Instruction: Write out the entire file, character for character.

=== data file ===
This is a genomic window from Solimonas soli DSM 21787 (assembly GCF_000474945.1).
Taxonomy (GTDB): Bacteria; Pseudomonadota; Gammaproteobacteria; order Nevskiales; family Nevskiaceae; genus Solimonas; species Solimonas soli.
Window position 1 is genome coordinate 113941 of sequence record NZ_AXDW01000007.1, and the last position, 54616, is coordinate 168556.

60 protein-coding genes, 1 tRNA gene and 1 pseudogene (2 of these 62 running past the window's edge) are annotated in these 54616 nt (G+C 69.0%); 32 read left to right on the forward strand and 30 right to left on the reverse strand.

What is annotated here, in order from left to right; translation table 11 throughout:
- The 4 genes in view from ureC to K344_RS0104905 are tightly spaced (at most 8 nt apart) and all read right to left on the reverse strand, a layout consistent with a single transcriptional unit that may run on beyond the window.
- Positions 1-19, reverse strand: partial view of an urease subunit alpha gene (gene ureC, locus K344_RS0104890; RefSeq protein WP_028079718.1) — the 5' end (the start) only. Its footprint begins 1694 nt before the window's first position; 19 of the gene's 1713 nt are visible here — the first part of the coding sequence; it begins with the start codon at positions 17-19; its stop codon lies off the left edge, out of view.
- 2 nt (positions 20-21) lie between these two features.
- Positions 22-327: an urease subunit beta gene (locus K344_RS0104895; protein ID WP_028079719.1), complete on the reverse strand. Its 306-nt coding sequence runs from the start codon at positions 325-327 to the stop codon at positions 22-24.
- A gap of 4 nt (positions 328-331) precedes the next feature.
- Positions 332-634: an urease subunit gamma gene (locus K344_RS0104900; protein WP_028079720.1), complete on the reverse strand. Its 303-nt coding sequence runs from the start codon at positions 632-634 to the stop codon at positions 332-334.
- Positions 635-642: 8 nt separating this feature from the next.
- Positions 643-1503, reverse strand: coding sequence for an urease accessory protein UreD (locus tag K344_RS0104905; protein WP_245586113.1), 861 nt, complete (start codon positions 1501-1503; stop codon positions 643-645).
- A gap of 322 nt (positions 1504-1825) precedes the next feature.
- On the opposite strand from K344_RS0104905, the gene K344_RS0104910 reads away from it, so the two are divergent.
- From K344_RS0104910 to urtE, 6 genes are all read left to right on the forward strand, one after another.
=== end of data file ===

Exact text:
This is a genomic window from Solimonas soli DSM 21787 (assembly GCF_000474945.1).
Taxonomy (GTDB): Bacteria; Pseudomonadota; Gammaproteobacteria; order Nevskiales; family Nevskiaceae; genus Solimonas; species Solimonas soli.
Window position 1 is genome coordinate 113941 of sequence record NZ_AXDW01000007.1, and the last position, 54616, is coordinate 168556.

60 protein-coding genes, 1 tRNA gene and 1 pseudogene (2 of these 62 running past the window's edge) are annotated in these 54616 nt (G+C 69.0%); 32 read left to right on the forward strand and 30 right to left on the reverse strand.

What is annotated here, in order from left to right; translation table 11 throughout:
- The 4 genes in view from ureC to K344_RS0104905 are tightly spaced (at most 8 nt apart) and all read right to left on the reverse strand, a layout consistent with a single transcriptional unit that may run on beyond the window.
- Positions 1-19, reverse strand: partial view of an urease subunit alpha gene (gene ureC, locus K344_RS0104890; RefSeq protein WP_028079718.1) — the 5' end (the start) only. Its footprint begins 1694 nt before the window's first position; 19 of the gene's 1713 nt are visible here — the first part of the coding sequence; it begins with the start codon at positions 17-19; its stop codon lies off the left edge, out of view.
- 2 nt (positions 20-21) lie between these two features.
- Positions 22-327: an urease subunit beta gene (locus K344_RS0104895; protein ID WP_028079719.1), complete on the reverse strand. Its 306-nt coding sequence runs from the start codon at positions 325-327 to the stop codon at positions 22-24.
- A gap of 4 nt (positions 328-331) precedes the next feature.
- Positions 332-634: an urease subunit gamma gene (locus K344_RS0104900; protein WP_028079720.1), complete on the reverse strand. Its 303-nt coding sequence runs from the start codon at positions 632-634 to the stop codon at positions 332-334.
- Positions 635-642: 8 nt separating this feature from the next.
- Positions 643-1503, reverse strand: coding sequence for an urease accessory protein UreD (locus tag K344_RS0104905; protein WP_245586113.1), 861 nt, complete (start codon positions 1501-1503; stop codon positions 643-645).
- A gap of 322 nt (positions 1504-1825) precedes the next feature.
- On the opposite strand from K344_RS0104905, the gene K344_RS0104910 reads away from it, so the two are divergent.
- From K344_RS0104910 to urtE, 6 genes are all read left to right on the forward strand, one after another.